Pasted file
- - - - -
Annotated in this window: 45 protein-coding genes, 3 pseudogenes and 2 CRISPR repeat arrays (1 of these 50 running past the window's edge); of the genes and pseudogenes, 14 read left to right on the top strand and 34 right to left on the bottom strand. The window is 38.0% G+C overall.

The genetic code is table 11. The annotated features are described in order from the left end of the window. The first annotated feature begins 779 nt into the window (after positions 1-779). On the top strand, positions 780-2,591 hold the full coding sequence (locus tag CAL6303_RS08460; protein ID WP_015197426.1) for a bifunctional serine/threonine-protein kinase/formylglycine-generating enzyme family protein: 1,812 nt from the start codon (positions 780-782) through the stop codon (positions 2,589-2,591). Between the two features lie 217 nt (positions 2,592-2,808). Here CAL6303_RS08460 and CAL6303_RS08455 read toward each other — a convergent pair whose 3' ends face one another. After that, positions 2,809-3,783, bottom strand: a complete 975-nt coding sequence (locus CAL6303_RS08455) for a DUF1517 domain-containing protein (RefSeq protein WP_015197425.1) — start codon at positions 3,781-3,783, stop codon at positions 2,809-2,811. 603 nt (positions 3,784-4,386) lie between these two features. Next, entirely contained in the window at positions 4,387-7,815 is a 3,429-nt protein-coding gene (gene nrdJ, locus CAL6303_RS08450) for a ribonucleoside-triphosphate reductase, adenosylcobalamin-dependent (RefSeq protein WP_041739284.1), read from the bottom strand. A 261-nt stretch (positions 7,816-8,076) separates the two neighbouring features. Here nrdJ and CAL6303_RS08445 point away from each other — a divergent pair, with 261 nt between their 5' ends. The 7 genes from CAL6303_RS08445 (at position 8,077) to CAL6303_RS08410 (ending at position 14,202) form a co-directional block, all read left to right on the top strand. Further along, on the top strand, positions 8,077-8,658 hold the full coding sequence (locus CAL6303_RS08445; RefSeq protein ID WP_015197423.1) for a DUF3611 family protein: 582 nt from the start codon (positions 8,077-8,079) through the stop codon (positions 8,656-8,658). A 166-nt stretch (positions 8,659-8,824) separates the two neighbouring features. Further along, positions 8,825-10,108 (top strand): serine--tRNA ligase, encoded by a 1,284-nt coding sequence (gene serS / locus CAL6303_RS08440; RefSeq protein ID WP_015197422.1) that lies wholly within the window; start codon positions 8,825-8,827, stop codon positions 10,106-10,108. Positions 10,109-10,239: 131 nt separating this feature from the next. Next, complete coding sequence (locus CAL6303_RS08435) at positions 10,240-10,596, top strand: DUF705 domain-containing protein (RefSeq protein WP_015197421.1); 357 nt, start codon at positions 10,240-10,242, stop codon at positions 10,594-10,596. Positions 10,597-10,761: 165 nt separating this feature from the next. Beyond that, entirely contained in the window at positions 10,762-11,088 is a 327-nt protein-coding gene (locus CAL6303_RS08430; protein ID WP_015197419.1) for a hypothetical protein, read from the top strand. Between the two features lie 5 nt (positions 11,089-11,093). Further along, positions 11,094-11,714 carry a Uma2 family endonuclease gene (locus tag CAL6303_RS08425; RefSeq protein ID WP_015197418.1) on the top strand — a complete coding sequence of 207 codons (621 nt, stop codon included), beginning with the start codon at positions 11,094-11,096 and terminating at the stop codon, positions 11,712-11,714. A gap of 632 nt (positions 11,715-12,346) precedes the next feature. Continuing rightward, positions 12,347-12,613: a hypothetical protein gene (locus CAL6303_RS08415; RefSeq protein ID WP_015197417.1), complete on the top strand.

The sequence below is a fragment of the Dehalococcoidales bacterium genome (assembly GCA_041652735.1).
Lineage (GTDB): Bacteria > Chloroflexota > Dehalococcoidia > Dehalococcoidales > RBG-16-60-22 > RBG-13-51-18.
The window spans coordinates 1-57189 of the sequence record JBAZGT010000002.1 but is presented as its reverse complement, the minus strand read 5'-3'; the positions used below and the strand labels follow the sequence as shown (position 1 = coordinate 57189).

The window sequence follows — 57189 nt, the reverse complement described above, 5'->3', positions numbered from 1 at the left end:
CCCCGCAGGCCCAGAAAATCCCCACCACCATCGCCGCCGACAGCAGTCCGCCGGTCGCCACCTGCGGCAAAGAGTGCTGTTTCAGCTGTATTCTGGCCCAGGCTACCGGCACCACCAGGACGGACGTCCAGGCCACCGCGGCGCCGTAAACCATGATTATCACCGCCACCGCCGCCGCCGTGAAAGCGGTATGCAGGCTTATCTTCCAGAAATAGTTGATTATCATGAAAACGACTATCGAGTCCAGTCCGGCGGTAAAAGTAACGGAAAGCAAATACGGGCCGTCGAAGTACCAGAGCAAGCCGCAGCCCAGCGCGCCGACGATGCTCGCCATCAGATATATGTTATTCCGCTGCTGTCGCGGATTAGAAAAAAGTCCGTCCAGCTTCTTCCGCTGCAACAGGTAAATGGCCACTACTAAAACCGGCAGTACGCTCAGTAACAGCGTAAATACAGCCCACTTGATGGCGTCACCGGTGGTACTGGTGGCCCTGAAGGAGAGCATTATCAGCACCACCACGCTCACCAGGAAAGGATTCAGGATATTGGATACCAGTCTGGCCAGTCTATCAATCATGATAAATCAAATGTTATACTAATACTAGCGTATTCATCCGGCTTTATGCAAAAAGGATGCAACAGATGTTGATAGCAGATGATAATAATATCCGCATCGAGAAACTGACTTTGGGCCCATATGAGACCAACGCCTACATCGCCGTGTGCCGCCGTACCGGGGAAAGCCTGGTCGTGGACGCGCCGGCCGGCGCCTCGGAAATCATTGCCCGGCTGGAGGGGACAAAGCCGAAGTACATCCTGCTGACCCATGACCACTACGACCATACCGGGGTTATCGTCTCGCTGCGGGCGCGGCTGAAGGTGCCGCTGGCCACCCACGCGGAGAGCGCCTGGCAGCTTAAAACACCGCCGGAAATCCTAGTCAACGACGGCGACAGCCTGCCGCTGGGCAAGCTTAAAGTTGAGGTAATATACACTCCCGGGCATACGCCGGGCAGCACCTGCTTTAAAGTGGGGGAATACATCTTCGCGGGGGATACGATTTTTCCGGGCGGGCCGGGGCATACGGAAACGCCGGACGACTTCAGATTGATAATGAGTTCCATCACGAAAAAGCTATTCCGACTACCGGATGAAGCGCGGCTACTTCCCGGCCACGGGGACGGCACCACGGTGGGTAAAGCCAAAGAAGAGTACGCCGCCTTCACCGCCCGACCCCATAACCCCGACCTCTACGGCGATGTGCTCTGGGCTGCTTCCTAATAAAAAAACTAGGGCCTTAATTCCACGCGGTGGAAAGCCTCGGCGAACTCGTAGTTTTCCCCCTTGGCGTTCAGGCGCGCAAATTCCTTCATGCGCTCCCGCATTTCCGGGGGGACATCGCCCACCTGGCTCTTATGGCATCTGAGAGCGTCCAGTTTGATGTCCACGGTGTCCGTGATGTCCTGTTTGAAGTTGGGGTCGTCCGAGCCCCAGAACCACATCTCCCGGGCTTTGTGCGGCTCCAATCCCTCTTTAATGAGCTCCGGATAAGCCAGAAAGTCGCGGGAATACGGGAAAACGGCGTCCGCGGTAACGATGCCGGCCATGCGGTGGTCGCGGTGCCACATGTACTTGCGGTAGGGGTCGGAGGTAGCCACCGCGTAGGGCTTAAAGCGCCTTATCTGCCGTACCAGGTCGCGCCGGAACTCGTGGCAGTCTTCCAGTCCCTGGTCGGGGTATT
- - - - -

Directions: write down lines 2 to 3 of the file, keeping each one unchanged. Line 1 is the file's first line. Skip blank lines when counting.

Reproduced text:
The genetic code is table 11. The annotated features are described in order from the left end of the window. The first annotated feature begins 779 nt into the window (after positions 1-779). On the top strand, positions 780-2,591 hold the full coding sequence (locus tag CAL6303_RS08460; protein ID WP_015197426.1) for a bifunctional serine/threonine-protein kinase/formylglycine-generating enzyme family protein: 1,812 nt from the start codon (positions 780-782) through the stop codon (positions 2,589-2,591). Between the two features lie 217 nt (positions 2,592-2,808). Here CAL6303_RS08460 and CAL6303_RS08455 read toward each other — a convergent pair whose 3' ends face one another. After that, positions 2,809-3,783, bottom strand: a complete 975-nt coding sequence (locus CAL6303_RS08455) for a DUF1517 domain-containing protein (RefSeq protein WP_015197425.1) — start codon at positions 3,781-3,783, stop codon at positions 2,809-2,811. 603 nt (positions 3,784-4,386) lie between these two features. Next, entirely contained in the window at positions 4,387-7,815 is a 3,429-nt protein-coding gene (gene nrdJ, locus CAL6303_RS08450) for a ribonucleoside-triphosphate reductase, adenosylcobalamin-dependent (RefSeq protein WP_041739284.1), read from the bottom strand. A 261-nt stretch (positions 7,816-8,076) separates the two neighbouring features. Here nrdJ and CAL6303_RS08445 point away from each other — a divergent pair, with 261 nt between their 5' ends. The 7 genes from CAL6303_RS08445 (at position 8,077) to CAL6303_RS08410 (ending at position 14,202) form a co-directional block, all read left to right on the top strand. Further along, on the top strand, positions 8,077-8,658 hold the full coding sequence (locus CAL6303_RS08445; RefSeq protein ID WP_015197423.1) for a DUF3611 family protein: 582 nt from the start codon (positions 8,077-8,079) through the stop codon (positions 8,656-8,658). A 166-nt stretch (positions 8,659-8,824) separates the two neighbouring features. Further along, positions 8,825-10,108 (top strand): serine--tRNA ligase, encoded by a 1,284-nt coding sequence (gene serS / locus CAL6303_RS08440; RefSeq protein ID WP_015197422.1) that lies wholly within the window; start codon positions 8,825-8,827, stop codon positions 10,106-10,108. Positions 10,109-10,239: 131 nt separating this feature from the next. Next, complete coding sequence (locus CAL6303_RS08435) at positions 10,240-10,596, top strand: DUF705 domain-containing protein (RefSeq protein WP_015197421.1); 357 nt, start codon at positions 10,240-10,242, stop codon at positions 10,594-10,596. Positions 10,597-10,761: 165 nt separating this feature from the next. Beyond that, entirely contained in the window at positions 10,762-11,088 is a 327-nt protein-coding gene (locus CAL6303_RS08430; protein ID WP_015197419.1) for a hypothetical protein, read from the top strand. Between the two features lie 5 nt (positions 11,089-11,093). Further along, positions 11,094-11,714 carry a Uma2 family endonuclease gene (locus tag CAL6303_RS08425; RefSeq protein ID WP_015197418.1) on the top strand — a complete coding sequence of 207 codons (621 nt, stop codon included), beginning with the start codon at positions 11,094-11,096 and terminating at the stop codon, positions 11,712-11,714. A gap of 632 nt (positions 11,715-12,346) precedes the next feature. Continuing rightward, positions 12,347-12,613: a hypothetical protein gene (locus CAL6303_RS08415; RefSeq protein ID WP_015197417.1), complete on the top strand.

The sequence below is a fragment of the Dehalococcoidales bacterium genome (assembly GCA_041652735.1).